Locals: Drose drones on at Dreadful Sounds Friday

  • Photo by Ryan Young
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From the March 28, 2013 edition

Dustin Rose, Greg Packet and John Mengerink are hunched over in the dungeon-like industrial basement where their noise-rock trio Drose rehearses and records. In the faint electric lantern light, it looks exactly like their music sounds — cold, grimy, isolated, mechanistic and marked by gnawing discomfort. This is intentional.

“The room really lends itself to being uncomfortable,” says Rose, who formed Drose in 2010 after the unceremonious end of his previous band, Toads and Mice. “This is somewhere dark where a machine could live and a human could never.”

Throughout his years working in garages and warehouses, Rose, a mechanical engineer, became mesmerized and frightened by the sounds that infect his daily life — the percussive screech of a hydraulic sheer press, the wobbling vibrations of welding, that mysterious constant hum that vacillates between comforting and creepy.

“There’s all these reciprocating grinding heavy noises that are real. They’re not out of an amplifier. They’re metal objects resonating. To me, that’s a very scary thing, an anxious sounding thing. I’ve just enjoyed listening to tools and stuff when I’ve been working,” Rose says. “And I finally just got the idea to play guitar like that — or try.”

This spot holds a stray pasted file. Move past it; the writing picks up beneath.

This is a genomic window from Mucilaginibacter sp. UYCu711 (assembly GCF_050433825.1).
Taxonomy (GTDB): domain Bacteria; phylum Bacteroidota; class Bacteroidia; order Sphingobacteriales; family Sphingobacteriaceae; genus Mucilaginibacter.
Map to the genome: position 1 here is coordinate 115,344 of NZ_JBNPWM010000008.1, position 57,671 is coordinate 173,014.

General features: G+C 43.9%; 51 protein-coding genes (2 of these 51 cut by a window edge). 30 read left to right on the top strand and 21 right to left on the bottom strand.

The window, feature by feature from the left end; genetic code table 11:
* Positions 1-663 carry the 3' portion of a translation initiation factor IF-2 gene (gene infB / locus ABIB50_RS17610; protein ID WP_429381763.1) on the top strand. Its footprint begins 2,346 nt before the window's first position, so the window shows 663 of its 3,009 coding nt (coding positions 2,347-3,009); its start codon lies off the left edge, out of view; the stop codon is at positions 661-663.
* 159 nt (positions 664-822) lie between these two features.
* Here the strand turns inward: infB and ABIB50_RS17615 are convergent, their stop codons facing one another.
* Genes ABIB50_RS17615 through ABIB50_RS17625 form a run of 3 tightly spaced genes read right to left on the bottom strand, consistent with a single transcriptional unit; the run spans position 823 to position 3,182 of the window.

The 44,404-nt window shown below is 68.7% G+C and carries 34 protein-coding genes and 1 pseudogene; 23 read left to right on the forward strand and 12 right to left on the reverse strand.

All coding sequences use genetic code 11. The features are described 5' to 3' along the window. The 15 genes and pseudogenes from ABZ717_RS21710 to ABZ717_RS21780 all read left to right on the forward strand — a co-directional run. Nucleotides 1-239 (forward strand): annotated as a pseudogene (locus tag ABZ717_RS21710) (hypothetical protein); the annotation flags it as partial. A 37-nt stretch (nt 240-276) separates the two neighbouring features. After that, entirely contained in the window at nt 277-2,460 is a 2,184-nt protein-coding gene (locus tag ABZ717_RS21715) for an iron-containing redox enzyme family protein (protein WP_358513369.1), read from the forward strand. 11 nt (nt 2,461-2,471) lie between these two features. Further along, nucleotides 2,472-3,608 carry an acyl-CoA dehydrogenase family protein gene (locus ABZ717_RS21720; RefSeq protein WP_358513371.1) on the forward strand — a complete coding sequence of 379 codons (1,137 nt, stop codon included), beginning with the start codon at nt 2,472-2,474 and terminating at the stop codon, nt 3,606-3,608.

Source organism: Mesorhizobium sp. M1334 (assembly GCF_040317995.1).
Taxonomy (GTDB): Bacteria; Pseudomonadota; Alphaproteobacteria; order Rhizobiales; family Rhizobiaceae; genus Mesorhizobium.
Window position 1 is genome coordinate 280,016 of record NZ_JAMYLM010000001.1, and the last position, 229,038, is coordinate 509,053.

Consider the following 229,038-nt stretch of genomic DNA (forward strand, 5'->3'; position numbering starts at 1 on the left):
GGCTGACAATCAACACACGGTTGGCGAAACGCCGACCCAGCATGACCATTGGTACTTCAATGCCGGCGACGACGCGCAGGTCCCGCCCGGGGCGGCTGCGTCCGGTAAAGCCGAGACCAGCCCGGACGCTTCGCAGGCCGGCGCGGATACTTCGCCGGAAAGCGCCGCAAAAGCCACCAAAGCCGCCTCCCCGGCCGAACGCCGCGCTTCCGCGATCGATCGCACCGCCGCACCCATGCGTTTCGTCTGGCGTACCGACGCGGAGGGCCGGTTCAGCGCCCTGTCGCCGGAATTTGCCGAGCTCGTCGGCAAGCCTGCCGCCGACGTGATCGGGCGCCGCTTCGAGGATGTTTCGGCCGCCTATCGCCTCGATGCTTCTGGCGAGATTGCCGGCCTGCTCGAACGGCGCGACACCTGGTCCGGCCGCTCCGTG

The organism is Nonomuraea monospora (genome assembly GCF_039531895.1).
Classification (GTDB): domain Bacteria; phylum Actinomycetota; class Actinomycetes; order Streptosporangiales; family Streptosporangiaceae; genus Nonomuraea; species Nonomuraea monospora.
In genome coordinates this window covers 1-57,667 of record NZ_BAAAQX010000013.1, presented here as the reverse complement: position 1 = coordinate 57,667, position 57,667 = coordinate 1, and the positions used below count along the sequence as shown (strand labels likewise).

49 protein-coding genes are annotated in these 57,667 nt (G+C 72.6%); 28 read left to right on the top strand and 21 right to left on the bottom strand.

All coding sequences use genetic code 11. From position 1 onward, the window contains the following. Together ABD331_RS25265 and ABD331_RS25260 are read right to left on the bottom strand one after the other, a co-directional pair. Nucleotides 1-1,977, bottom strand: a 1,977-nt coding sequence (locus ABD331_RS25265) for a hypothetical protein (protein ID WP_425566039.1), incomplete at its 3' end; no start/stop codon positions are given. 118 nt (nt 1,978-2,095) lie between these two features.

Thus, he started toying with a sequencer, detuned guitars and melodic yelps, eventually recruiting fellow Dayton-to-Columbus transplants Packet and Mengerink. Drose wrestles with consequences of omnipresent mechanical clatter — technology replacing us, consuming us, etc. These aren’t new ideas (see: any dystopian sci-fi movie, Lou Reed’s Metal Machine Music), but Drose realizes them with gripping, visceral brutality.

People have noticed. Last year’s A Voice 7-inch nabbed acclaim from British experimental music mag Wire and Pissed Jeans frontman Matt Korvette. One early buyer was Gerard Cosloy, a founder of Matador Records and the noisy, aggressive 12XU label. Locally, Pink Reason frontman/concert promoter Kevin De Broux has been an advocate and mentor.

The momentum stalled out a few times thanks to a series of hernia surgeries that saved Mengerink’s life — “I was probably going to die within 48 hours or so had I not driven myself to the hospital,” he explains — but Drose’s pistons are charging again. Friday they’ll play Dreadful Sounds alongside Murmurs and Pink Reason.